Now, before I get into my main objection with VMware’s certification program let me preference it by saying it is VMware’s program. They are a publically traded company with obligations to their stockholders which primarily involves making a profit while limiting risk. So, they can choose to implement their certification program anyway they believe meets the organizations goals. I on the other hand have a vested interest in seeing people with low earning potential raise their earning potential and create more opportunity.
My primary objection to VMware’s program is that if I were in the same position now that I was in more than 15 years ago I wouldn’t be able to entertain VMware as a way to enter the technology space or advance my career as I had with Microsoft and Cisco certifications. VMware requires that any candidate for their certification take some type of class room training to qualify for their entry level exam. From my understanding you have two paths to qualify.
- Obtain in training from a VMware Approved Training Partner
- Obtain training from a VMware Approved Academic Partner
I read this as VMware Certification process doesn’t care if you have the knowledge required to be qualified to perform the work associated with the certification. They care that you have the skill and have taken the course. I’ve taken the Install, Configure and Manage vSphere 5.0 which is one of the courses you can take to qualify for the VCP5-DV certification. While informative, I didn’t find anything in the material that required a certified instructor to help me understand. There are plenty of blogs and 3rd party training materials available to help me gain the skill necessary to obtain the certification. From a resource perspective, you can put together a fairly decent virtualization lab using just an off the shelf PC hardware and demo software.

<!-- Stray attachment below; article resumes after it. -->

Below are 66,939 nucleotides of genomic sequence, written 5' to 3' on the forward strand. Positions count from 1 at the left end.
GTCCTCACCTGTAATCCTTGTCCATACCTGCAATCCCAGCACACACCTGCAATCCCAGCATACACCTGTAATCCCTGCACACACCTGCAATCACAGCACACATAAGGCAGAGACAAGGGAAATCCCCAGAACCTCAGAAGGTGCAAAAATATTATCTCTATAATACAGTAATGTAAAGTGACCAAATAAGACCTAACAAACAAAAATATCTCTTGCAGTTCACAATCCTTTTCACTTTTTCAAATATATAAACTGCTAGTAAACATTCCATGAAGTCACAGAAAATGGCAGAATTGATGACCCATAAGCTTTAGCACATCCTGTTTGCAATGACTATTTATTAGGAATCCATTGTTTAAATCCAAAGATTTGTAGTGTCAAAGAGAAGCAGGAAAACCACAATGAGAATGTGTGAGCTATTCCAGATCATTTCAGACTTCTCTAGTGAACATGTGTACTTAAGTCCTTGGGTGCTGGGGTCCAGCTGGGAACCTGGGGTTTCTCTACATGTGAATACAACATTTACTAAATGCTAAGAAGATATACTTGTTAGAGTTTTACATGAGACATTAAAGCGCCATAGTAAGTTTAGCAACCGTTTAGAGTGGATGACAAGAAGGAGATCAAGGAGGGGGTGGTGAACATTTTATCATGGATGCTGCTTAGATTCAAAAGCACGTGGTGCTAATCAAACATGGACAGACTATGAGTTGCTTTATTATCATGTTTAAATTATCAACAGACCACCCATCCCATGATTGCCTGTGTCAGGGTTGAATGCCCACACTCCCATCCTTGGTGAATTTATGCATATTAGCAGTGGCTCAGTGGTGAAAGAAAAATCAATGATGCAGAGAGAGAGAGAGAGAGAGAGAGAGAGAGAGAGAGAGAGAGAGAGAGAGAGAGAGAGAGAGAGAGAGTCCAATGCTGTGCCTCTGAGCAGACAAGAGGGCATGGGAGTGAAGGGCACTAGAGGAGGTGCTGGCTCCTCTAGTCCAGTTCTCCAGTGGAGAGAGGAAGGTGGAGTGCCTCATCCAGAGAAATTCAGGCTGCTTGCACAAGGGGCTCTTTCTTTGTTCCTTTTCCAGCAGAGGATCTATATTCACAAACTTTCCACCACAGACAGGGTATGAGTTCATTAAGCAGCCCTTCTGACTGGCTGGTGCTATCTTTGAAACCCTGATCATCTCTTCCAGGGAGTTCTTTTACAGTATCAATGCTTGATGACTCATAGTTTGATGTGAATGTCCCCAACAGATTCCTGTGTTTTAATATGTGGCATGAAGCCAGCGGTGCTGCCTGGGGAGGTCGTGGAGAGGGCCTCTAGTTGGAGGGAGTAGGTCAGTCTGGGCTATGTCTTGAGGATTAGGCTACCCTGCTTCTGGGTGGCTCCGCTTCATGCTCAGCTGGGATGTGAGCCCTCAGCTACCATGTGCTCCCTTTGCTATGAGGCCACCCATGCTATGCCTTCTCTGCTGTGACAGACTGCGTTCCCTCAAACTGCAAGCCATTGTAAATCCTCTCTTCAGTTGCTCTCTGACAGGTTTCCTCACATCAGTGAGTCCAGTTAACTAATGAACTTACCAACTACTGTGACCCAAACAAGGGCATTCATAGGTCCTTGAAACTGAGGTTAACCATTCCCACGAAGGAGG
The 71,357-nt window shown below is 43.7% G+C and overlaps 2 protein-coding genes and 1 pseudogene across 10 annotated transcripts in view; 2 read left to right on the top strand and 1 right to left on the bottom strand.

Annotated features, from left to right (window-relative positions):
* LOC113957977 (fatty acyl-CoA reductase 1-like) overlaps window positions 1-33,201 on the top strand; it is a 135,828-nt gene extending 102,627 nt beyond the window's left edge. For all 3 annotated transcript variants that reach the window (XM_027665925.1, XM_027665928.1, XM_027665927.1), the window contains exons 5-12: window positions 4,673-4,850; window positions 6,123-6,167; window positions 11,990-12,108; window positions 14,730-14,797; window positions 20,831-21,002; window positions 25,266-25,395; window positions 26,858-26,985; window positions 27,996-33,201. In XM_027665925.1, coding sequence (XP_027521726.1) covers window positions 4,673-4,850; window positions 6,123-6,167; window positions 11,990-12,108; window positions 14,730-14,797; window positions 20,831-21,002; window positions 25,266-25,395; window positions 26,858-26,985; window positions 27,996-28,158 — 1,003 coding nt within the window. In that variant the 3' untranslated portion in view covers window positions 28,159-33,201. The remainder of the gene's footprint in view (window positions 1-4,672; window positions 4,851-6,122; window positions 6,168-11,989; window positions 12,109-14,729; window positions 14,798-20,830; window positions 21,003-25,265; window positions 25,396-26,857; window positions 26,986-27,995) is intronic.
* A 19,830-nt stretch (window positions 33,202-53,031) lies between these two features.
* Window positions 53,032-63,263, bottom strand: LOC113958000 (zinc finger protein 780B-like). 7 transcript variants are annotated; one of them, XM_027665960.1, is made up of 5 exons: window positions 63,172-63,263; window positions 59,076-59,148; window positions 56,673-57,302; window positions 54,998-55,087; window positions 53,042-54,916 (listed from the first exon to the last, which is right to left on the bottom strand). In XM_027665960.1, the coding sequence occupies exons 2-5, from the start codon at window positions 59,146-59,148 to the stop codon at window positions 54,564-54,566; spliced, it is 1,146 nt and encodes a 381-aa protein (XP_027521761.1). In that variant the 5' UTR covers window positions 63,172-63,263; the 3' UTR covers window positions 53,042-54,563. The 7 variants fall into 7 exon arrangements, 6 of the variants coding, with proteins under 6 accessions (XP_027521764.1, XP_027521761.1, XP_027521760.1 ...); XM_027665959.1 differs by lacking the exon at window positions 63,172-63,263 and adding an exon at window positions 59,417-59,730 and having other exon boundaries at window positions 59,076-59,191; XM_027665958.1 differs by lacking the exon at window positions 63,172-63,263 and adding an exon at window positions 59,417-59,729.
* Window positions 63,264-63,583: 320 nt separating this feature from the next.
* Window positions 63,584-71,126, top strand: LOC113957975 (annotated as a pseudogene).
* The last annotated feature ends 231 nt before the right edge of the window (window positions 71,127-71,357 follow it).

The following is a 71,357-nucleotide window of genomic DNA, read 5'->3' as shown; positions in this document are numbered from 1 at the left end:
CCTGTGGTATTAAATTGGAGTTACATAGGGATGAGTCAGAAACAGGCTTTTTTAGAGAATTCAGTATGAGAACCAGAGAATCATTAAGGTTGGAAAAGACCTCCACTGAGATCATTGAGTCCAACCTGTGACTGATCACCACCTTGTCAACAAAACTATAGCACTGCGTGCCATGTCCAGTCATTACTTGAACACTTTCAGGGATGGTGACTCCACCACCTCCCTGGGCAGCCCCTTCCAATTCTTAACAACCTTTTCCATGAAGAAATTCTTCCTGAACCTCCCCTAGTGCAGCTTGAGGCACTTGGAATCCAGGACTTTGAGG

Again, the issue isn’t that the material of the class isn’t relevant or helpful. The issue is that those not in a position to have their companies sponsor the formal training don’t have access to this high area growth within tech. I have to ask the question why VMware has the requirement at all. Even the industry revered Cisco Certified Internetworking Expert (CCIE) program doesn’t require their candidates to take formal training. My only conclusion is that one, it’s a profit center and two it artificially limits the number of certified professionals in the workforce which helps to creates a higher premium for the certification.
I believe the side effect of the policy is that it widens the digital divide. I personally couldn’t have afforded to pay $4000 to $6000 for a VMware approved course back when I started out and I have had discussions with engineers who’d like to retool their skill set and make themselves more marketable by obtaining a VMware certification. This being a free market and virtualization becoming more competitive made me consider what would happen if enough engineers went an alternate route?
Like the enterprise that can’t afford the upfront costs associated with VMware vSphere, administrators may look into alternative platforms to gain certification. This may also have the effect of them influencing the decision on virtualization platform for the enterprise. Hyper-V for example has made enough strides in their virtualization platform to give serious pause to an organization that is considering a VMware platform but already has a large Microsoft based infrastructure. As the virtualization market continues to mature the demand for VCP’s may also taper while the demand for Citrix, Microsoft and Redhat virtualization certifications rise. Another wild card in the bunch is any Openstack related certifications that may become available.
I’d love to have a discussion around this topic and if you think VMware should open their certification program to candidates that haven’t taken formal training.